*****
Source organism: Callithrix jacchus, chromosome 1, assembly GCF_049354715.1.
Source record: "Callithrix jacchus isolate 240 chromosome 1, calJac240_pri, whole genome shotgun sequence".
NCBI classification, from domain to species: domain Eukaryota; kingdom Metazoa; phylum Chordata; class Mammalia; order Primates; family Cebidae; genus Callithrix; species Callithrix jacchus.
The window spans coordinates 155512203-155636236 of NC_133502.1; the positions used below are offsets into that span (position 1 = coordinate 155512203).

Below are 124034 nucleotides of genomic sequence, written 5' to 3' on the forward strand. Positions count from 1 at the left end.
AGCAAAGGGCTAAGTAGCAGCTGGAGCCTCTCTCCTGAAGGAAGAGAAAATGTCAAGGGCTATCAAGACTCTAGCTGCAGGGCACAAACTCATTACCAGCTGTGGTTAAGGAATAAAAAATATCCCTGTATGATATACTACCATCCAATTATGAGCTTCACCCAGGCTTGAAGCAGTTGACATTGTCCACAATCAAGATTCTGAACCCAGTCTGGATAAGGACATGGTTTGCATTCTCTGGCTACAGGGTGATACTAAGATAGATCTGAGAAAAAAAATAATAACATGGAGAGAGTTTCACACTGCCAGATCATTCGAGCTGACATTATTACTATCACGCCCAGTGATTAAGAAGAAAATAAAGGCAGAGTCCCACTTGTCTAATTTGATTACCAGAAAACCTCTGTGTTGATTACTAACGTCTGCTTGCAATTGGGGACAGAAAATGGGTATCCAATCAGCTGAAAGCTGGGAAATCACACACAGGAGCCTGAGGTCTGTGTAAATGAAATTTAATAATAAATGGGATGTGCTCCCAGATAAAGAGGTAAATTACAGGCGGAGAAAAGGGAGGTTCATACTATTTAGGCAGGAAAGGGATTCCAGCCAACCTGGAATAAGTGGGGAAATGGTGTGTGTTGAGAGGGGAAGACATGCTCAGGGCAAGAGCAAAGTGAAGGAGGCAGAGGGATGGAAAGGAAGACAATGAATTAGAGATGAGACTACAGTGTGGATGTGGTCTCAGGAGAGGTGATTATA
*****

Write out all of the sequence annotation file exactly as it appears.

Source organism: Callithrix jacchus, chromosome 1, assembly GCF_049354715.1.
Source record: "Callithrix jacchus isolate 240 chromosome 1, calJac240_pri, whole genome shotgun sequence".
NCBI classification, from domain to species: domain Eukaryota; kingdom Metazoa; phylum Chordata; class Mammalia; order Primates; family Cebidae; genus Callithrix; species Callithrix jacchus.
The window spans coordinates 155512203-155636236 of NC_133502.1; the positions used below are offsets into that span (position 1 = coordinate 155512203).

Below are 124034 nucleotides of genomic sequence, written 5' to 3' on the forward strand. Positions count from 1 at the left end.
AGCAAAGGGCTAAGTAGCAGCTGGAGCCTCTCTCCTGAAGGAAGAGAAAATGTCAAGGGCTATCAAGACTCTAGCTGCAGGGCACAAACTCATTACCAGCTGTGGTTAAGGAATAAAAAATATCCCTGTATGATATACTACCATCCAATTATGAGCTTCACCCAGGCTTGAAGCAGTTGACATTGTCCACAATCAAGATTCTGAACCCAGTCTGGATAAGGACATGGTTTGCATTCTCTGGCTACAGGGTGATACTAAGATAGATCTGAGAAAAAAAATAATAACATGGAGAGAGTTTCACACTGCCAGATCATTCGAGCTGACATTATTACTATCACGCCCAGTGATTAAGAAGAAAATAAAGGCAGAGTCCCACTTGTCTAATTTGATTACCAGAAAACCTCTGTGTTGATTACTAACGTCTGCTTGCAATTGGGGACAGAAAATGGGTATCCAATCAGCTGAAAGCTGGGAAATCACACACAGGAGCCTGAGGTCTGTGTAAATGAAATTTAATAATAAATGGGATGTGCTCCCAGATAAAGAGGTAAATTACAGGCGGAGAAAAGGGAGGTTCATACTATTTAGGCAGGAAAGGGATTCCAGCCAACCTGGAATAAGTGGGGAAATGGTGTGTGTTGAGAGGGGAAGACATGCTCAGGGCAAGAGCAAAGTGAAGGAGGCAGAGGGATGGAAAGGAAGACAATGAATTAGAGATGAGACTACAGTGTGGATGTGGTCTCAGGAGAGGTGATTATA